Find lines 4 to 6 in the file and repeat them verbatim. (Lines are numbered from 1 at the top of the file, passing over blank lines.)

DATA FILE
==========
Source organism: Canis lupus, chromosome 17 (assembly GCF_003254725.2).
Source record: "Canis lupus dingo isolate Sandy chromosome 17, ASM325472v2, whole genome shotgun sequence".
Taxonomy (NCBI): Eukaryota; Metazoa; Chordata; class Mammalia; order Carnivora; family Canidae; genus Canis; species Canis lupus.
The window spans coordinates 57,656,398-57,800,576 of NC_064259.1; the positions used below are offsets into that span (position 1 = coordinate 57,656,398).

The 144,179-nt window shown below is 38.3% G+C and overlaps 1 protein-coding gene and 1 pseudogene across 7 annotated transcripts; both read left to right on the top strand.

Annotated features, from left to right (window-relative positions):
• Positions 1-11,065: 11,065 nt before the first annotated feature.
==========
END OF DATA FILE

The window spans coordinates 57,656,398-57,800,576 of NC_064259.1; the positions used below are offsets into that span (position 1 = coordinate 57,656,398).

The 144,179-nt window shown below is 38.3% G+C and overlaps 1 protein-coding gene and 1 pseudogene across 7 annotated transcripts; both read left to right on the top strand.

Annotated features, from left to right (window-relative positions):